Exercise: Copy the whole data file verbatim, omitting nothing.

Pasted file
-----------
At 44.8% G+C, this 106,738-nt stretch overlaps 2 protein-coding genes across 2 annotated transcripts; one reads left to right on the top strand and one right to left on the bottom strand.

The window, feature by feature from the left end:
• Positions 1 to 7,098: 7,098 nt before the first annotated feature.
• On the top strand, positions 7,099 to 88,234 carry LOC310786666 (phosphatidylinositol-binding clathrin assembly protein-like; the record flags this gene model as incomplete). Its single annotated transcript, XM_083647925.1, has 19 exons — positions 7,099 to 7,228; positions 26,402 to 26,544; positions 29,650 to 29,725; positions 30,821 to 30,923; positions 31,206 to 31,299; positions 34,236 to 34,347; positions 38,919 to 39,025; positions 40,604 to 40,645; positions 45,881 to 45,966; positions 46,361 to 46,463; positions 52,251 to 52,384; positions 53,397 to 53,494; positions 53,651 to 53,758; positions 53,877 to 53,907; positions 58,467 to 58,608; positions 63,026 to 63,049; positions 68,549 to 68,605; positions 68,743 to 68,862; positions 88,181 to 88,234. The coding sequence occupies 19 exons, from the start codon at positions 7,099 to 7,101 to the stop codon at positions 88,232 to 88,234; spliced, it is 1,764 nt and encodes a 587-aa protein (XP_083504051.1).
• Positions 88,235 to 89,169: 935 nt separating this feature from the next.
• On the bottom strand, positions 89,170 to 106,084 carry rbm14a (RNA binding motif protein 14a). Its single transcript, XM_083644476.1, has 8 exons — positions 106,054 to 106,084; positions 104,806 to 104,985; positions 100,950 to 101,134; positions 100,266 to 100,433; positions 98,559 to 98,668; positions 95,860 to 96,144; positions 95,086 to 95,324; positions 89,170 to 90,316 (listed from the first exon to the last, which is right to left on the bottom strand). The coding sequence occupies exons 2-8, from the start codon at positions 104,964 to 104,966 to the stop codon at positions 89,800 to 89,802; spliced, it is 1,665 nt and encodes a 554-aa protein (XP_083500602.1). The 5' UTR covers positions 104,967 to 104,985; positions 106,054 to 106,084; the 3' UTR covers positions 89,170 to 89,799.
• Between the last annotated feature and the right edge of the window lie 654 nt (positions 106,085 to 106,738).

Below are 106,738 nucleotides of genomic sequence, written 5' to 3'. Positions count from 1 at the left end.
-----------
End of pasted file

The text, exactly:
At 44.8% G+C, this 106,738-nt stretch overlaps 2 protein-coding genes across 2 annotated transcripts; one reads left to right on the top strand and one right to left on the bottom strand.

The window, feature by feature from the left end:
• Positions 1 to 7,098: 7,098 nt before the first annotated feature.
• On the top strand, positions 7,099 to 88,234 carry LOC310786666 (phosphatidylinositol-binding clathrin assembly protein-like; the record flags this gene model as incomplete). Its single annotated transcript, XM_083647925.1, has 19 exons — positions 7,099 to 7,228; positions 26,402 to 26,544; positions 29,650 to 29,725; positions 30,821 to 30,923; positions 31,206 to 31,299; positions 34,236 to 34,347; positions 38,919 to 39,025; positions 40,604 to 40,645; positions 45,881 to 45,966; positions 46,361 to 46,463; positions 52,251 to 52,384; positions 53,397 to 53,494; positions 53,651 to 53,758; positions 53,877 to 53,907; positions 58,467 to 58,608; positions 63,026 to 63,049; positions 68,549 to 68,605; positions 68,743 to 68,862; positions 88,181 to 88,234. The coding sequence occupies 19 exons, from the start codon at positions 7,099 to 7,101 to the stop codon at positions 88,232 to 88,234; spliced, it is 1,764 nt and encodes a 587-aa protein (XP_083504051.1).
• Positions 88,235 to 89,169: 935 nt separating this feature from the next.
• On the bottom strand, positions 89,170 to 106,084 carry rbm14a (RNA binding motif protein 14a). Its single transcript, XM_083644476.1, has 8 exons — positions 106,054 to 106,084; positions 104,806 to 104,985; positions 100,950 to 101,134; positions 100,266 to 100,433; positions 98,559 to 98,668; positions 95,860 to 96,144; positions 95,086 to 95,324; positions 89,170 to 90,316 (listed from the first exon to the last, which is right to left on the bottom strand). The coding sequence occupies exons 2-8, from the start codon at positions 104,964 to 104,966 to the stop codon at positions 89,800 to 89,802; spliced, it is 1,665 nt and encodes a 554-aa protein (XP_083500602.1). The 5' UTR covers positions 104,967 to 104,985; positions 106,054 to 106,084; the 3' UTR covers positions 89,170 to 89,799.
• Between the last annotated feature and the right edge of the window lie 654 nt (positions 106,085 to 106,738).

Below are 106,738 nucleotides of genomic sequence, written 5' to 3'. Positions count from 1 at the left end.